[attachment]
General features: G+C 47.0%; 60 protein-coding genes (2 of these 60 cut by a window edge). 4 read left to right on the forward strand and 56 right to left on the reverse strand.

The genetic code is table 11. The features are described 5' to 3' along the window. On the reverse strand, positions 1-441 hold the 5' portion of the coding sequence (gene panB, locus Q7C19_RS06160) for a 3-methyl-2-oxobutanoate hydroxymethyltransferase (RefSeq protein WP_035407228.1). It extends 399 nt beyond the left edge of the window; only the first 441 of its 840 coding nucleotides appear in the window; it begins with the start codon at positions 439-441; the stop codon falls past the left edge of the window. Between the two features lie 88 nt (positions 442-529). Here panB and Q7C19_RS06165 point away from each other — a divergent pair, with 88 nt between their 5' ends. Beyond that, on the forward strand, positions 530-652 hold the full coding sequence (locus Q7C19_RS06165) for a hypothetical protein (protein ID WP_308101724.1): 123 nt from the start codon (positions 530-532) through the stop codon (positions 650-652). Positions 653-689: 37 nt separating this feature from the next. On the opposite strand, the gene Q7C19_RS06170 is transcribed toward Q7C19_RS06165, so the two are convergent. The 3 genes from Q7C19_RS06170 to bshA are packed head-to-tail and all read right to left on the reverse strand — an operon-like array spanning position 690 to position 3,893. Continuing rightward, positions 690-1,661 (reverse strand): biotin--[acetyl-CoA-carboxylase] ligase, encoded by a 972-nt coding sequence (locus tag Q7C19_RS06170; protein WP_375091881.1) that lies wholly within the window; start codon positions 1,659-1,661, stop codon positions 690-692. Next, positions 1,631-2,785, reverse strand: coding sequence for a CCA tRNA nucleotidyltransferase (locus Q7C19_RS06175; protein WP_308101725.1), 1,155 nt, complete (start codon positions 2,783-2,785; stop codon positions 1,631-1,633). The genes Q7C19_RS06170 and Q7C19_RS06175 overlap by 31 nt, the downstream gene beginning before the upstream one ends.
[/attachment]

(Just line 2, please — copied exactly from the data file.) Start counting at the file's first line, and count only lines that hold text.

The genetic code is table 11. The features are described 5' to 3' along the window. On the reverse strand, positions 1-441 hold the 5' portion of the coding sequence (gene panB, locus Q7C19_RS06160) for a 3-methyl-2-oxobutanoate hydroxymethyltransferase (RefSeq protein WP_035407228.1). It extends 399 nt beyond the left edge of the window; only the first 441 of its 840 coding nucleotides appear in the window; it begins with the start codon at positions 439-441; the stop codon falls past the left edge of the window. Between the two features lie 88 nt (positions 442-529). Here panB and Q7C19_RS06165 point away from each other — a divergent pair, with 88 nt between their 5' ends. Beyond that, on the forward strand, positions 530-652 hold the full coding sequence (locus Q7C19_RS06165) for a hypothetical protein (protein ID WP_308101724.1): 123 nt from the start codon (positions 530-532) through the stop codon (positions 650-652). Positions 653-689: 37 nt separating this feature from the next. On the opposite strand, the gene Q7C19_RS06170 is transcribed toward Q7C19_RS06165, so the two are convergent. The 3 genes from Q7C19_RS06170 to bshA are packed head-to-tail and all read right to left on the reverse strand — an operon-like array spanning position 690 to position 3,893. Continuing rightward, positions 690-1,661 (reverse strand): biotin--[acetyl-CoA-carboxylase] ligase, encoded by a 972-nt coding sequence (locus tag Q7C19_RS06170; protein WP_375091881.1) that lies wholly within the window; start codon positions 1,659-1,661, stop codon positions 690-692. Next, positions 1,631-2,785, reverse strand: coding sequence for a CCA tRNA nucleotidyltransferase (locus Q7C19_RS06175; protein WP_308101725.1), 1,155 nt, complete (start codon positions 2,783-2,785; stop codon positions 1,631-1,633). The genes Q7C19_RS06170 and Q7C19_RS06175 overlap by 31 nt, the downstream gene beginning before the upstream one ends.